Osteoimmunology: Bone tissue is in a constant flux of bone formation and bone resorption, which is regulated by bone forming cells (osteoblasts) and bone resorbing cells (osteoclasts). Using knockout mice, the Dennis Laboratory, in collaboration with Dr. Feng Lin of the Cleveland Clinic, showed that cells lacking complement signaling formed fewer osteoclast cells than wild type mice. The Dennis Laboratory is now testing the hypothesis that reduced complement signaling can protect post-menopausal women from bone loss (osteoporosis). Using a mouse model of post-menopausal estrogen deficiency, they are quantifying the effects of complement signaling on bone structure, bone density and on the number of osteoblasts and osteoclasts found within bone tissue. The hope is that these results may lead to new treatments for osteoporosis.
Cell Targeting: Therapeutic cells are coated by one of two “cell painting” methods where either an antibody is attached to the cell surface via a Two-Step method using palmitated protein G and an antibody, or by a One-Step method using a synthetic cell targeting molecule composed of a targeting peptide sequence, a linker and a lipid moiety that inserts into the cell membrane. The coated cells are then infused into the patient where they will preferentially bind to the target tissue or organ.
Inflammatory Bowel Disease (IBD): Mesenchymal stem cells (MSCs) have been shown to be able to modulate the immune response. The Dennis Laboratory is working on methods to deliver MSCs to the gastrointestinal tract as a method to treat IBD. Using a unique “cell painting” methodology, MSCs are coated with antibodies that direct cells to bind to inflamed epithelium where the MSCs then produce factors that down regulate the inflammatory process. Using the cell painting methodology, the Dennis Laboratory has shown significant improvement in mortality, body weights, and reduced tissue damage in a mouse model of IBD. The long term goal of these studies is to develop treatments for ulcerative colitis and Crohn’s disease.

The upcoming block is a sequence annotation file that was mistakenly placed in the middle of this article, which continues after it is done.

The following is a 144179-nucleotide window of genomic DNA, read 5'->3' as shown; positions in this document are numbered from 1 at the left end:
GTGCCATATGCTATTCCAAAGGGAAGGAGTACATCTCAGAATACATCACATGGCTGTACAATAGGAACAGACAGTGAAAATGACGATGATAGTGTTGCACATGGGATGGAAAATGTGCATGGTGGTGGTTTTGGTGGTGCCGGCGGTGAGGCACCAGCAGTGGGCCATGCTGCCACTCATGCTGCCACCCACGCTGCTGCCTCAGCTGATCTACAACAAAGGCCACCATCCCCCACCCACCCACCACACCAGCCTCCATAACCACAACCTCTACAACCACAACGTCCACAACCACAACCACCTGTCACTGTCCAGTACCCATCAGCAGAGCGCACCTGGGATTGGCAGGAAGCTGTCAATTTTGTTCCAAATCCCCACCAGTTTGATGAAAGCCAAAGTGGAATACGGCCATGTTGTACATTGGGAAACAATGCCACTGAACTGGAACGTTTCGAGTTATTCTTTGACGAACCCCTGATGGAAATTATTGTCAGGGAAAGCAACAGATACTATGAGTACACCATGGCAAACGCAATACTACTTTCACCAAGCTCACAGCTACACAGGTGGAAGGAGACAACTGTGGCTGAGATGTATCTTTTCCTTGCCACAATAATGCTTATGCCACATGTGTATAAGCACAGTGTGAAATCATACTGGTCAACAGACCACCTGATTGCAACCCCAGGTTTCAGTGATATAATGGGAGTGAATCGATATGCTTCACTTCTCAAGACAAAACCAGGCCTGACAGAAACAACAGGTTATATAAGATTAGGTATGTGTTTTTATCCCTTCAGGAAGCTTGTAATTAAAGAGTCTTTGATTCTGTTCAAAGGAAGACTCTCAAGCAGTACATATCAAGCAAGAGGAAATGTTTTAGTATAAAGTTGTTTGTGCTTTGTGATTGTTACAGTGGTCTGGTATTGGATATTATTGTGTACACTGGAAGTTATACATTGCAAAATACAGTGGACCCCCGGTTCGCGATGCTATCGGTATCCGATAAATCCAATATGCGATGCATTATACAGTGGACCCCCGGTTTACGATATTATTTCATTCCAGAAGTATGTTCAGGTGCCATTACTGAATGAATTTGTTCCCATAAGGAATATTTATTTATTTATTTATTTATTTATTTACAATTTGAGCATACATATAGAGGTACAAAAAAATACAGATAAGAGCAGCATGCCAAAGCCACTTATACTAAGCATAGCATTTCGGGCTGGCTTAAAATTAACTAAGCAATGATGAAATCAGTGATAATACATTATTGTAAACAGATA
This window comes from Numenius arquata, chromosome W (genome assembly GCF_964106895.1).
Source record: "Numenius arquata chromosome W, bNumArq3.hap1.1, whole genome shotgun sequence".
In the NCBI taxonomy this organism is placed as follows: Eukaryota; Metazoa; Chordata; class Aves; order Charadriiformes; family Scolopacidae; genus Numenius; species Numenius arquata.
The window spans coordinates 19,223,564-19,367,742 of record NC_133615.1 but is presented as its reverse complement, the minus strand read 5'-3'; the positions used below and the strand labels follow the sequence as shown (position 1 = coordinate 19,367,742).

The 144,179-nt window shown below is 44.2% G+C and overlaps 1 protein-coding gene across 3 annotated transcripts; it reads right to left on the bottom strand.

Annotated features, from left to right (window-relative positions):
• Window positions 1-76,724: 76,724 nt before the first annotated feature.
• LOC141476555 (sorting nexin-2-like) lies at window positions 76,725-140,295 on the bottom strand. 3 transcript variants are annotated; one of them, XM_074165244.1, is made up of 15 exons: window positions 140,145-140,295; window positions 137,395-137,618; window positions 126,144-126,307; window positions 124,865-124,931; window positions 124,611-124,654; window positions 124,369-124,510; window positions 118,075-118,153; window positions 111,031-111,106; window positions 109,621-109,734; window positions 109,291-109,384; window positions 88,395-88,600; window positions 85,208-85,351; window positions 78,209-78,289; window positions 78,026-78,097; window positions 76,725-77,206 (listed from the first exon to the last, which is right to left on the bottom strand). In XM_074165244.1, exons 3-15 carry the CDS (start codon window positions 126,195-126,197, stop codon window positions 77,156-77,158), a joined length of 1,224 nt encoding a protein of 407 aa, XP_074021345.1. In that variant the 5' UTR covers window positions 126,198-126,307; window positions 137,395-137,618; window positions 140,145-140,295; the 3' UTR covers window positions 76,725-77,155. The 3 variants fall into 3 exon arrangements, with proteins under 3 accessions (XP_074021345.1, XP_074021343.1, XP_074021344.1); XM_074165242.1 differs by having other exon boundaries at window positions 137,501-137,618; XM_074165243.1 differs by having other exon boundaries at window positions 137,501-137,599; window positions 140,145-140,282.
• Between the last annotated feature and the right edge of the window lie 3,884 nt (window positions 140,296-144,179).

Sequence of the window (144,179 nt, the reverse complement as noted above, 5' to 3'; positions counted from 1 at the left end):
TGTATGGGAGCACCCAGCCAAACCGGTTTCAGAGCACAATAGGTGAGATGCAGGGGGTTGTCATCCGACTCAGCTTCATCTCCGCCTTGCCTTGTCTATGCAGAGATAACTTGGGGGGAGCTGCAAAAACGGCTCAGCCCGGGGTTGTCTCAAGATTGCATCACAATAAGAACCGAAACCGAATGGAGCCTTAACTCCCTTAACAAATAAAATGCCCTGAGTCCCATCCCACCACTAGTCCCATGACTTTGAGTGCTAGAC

Trachea Tissue Engineering: Recently, there have been several anecdotal reports in the media about the implantation of tissue engineered tracheas into people. However, none of the results have demonstrated a reproducible method to produce living engineered cartilage, and most patients have required multiple operations and long hospital stays. The Dennis Laboratory is developing methods to produce completely autologous tissue engineered tracheas from a patient’s own cells as a means to produce functional tissue engineered tracheas with no artificial scaffolds. This entirely scaffold-free tissue engineering method is currently being tested in a rabbit model. The long term goal of this study is to produce functional, tissue engineered tracheas to be used in people with severe tracheal injuries from trauma, congenital defects, or cancer.
The Dennis Lab:
James Dennis, PhD
Danielle MacKay, PhD
Thomas Kean, PhD
Mark Jakob, MD
G. Adam Whitney